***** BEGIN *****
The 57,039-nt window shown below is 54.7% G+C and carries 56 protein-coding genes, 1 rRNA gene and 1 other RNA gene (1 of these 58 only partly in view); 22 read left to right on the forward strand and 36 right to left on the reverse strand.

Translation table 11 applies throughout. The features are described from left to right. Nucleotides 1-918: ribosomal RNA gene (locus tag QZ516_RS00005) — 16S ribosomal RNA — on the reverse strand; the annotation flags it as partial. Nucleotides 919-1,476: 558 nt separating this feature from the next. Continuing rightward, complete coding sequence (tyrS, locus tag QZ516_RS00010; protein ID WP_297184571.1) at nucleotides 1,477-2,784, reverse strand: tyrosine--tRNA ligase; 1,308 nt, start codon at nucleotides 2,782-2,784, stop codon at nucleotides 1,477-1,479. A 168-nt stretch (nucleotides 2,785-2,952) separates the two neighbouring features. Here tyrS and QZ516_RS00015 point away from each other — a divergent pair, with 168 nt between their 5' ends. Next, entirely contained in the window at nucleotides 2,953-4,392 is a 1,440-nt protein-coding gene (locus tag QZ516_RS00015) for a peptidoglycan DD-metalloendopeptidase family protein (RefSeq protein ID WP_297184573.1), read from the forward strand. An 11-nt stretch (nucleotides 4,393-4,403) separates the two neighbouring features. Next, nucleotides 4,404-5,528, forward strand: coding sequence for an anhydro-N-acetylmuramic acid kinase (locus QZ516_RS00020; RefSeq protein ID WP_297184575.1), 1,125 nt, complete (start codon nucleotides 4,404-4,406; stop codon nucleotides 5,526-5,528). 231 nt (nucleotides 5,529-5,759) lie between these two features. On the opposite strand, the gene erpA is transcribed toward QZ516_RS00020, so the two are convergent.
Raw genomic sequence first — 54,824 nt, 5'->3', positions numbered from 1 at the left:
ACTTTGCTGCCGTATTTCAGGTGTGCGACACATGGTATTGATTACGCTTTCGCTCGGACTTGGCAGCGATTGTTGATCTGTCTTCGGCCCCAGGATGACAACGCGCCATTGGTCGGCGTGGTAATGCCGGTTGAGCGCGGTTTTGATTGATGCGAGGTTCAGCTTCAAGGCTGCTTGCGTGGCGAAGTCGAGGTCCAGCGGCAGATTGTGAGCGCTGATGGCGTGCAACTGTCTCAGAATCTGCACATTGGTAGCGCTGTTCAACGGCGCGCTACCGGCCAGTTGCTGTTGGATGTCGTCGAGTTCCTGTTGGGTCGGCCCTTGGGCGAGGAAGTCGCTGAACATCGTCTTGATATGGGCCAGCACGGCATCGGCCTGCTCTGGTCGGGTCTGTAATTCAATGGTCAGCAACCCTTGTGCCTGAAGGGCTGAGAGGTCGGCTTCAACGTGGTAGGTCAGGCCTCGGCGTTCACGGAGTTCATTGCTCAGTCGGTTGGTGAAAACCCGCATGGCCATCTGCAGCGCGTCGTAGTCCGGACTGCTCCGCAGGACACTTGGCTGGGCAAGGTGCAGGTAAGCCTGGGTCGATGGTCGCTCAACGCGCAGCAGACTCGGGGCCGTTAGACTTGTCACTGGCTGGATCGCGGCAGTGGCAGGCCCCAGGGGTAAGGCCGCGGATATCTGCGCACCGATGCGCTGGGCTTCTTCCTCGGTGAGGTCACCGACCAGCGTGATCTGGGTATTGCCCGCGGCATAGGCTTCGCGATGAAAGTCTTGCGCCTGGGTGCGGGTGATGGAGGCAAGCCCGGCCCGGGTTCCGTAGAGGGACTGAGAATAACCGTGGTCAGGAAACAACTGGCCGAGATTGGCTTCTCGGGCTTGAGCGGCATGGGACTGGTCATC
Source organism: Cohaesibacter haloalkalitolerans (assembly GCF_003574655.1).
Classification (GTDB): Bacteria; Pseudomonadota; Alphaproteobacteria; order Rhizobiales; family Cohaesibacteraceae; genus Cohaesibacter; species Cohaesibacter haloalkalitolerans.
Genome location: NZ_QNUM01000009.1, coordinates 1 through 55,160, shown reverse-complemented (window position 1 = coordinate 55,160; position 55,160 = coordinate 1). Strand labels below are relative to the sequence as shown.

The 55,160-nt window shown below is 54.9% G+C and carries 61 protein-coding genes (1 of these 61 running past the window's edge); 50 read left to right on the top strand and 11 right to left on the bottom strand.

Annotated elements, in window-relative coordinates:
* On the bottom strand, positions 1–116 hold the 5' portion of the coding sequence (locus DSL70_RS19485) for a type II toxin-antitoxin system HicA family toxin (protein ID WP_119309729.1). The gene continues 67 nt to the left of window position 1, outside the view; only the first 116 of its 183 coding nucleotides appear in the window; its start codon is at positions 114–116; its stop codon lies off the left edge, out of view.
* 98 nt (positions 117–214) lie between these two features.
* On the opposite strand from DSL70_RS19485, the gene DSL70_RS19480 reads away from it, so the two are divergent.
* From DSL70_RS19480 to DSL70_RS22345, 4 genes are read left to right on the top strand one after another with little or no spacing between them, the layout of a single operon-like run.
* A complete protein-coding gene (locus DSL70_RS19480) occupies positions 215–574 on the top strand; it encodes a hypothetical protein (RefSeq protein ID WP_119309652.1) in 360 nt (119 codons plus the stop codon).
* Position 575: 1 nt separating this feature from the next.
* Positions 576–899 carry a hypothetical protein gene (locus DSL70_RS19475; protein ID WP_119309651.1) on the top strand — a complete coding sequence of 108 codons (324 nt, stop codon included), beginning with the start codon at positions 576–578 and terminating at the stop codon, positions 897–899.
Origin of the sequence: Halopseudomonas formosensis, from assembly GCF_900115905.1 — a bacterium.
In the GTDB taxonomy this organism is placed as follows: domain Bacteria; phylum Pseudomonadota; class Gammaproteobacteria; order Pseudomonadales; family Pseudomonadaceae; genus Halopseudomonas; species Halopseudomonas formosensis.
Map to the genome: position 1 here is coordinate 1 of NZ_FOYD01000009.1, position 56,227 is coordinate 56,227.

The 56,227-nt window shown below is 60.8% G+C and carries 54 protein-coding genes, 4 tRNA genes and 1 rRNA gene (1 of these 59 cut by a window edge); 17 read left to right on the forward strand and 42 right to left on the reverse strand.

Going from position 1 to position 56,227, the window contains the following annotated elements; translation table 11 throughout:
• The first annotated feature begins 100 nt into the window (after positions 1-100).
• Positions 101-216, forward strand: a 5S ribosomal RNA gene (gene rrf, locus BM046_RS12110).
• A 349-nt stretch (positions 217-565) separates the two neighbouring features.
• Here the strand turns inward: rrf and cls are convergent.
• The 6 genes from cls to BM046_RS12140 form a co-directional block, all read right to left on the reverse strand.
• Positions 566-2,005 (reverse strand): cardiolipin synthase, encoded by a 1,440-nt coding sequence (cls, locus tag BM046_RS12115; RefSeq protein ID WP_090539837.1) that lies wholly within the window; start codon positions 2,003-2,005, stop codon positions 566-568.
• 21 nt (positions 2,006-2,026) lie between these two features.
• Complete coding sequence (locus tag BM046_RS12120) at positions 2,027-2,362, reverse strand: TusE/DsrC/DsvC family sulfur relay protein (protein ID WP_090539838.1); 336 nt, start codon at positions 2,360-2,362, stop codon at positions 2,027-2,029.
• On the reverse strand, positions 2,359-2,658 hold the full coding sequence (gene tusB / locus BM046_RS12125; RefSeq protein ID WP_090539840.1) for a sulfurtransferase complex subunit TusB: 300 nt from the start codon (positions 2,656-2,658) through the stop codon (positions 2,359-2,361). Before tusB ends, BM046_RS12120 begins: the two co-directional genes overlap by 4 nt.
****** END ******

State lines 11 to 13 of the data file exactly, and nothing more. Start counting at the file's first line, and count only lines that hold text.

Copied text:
* 98 nt (positions 117–214) lie between these two features.
* On the opposite strand from DSL70_RS19485, the gene DSL70_RS19480 reads away from it, so the two are divergent.
* From DSL70_RS19480 to DSL70_RS22345, 4 genes are read left to right on the top strand one after another with little or no spacing between them, the layout of a single operon-like run.